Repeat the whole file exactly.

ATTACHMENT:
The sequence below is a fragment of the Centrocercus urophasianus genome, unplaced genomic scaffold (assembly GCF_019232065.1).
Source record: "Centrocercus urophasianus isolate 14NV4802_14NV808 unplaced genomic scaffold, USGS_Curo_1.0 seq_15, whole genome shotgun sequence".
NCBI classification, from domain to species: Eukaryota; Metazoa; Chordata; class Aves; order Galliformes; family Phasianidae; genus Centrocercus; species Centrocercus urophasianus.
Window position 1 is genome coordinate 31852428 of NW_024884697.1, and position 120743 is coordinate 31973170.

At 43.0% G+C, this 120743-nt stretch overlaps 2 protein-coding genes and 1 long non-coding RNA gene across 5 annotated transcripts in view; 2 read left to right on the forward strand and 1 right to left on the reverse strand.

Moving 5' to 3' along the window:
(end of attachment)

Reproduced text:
The sequence below is a fragment of the Centrocercus urophasianus genome, unplaced genomic scaffold (assembly GCF_019232065.1).
Source record: "Centrocercus urophasianus isolate 14NV4802_14NV808 unplaced genomic scaffold, USGS_Curo_1.0 seq_15, whole genome shotgun sequence".
NCBI classification, from domain to species: Eukaryota; Metazoa; Chordata; class Aves; order Galliformes; family Phasianidae; genus Centrocercus; species Centrocercus urophasianus.
Window position 1 is genome coordinate 31852428 of NW_024884697.1, and position 120743 is coordinate 31973170.

At 43.0% G+C, this 120743-nt stretch overlaps 2 protein-coding genes and 1 long non-coding RNA gene across 5 annotated transcripts in view; 2 read left to right on the forward strand and 1 right to left on the reverse strand.

Moving 5' to 3' along the window: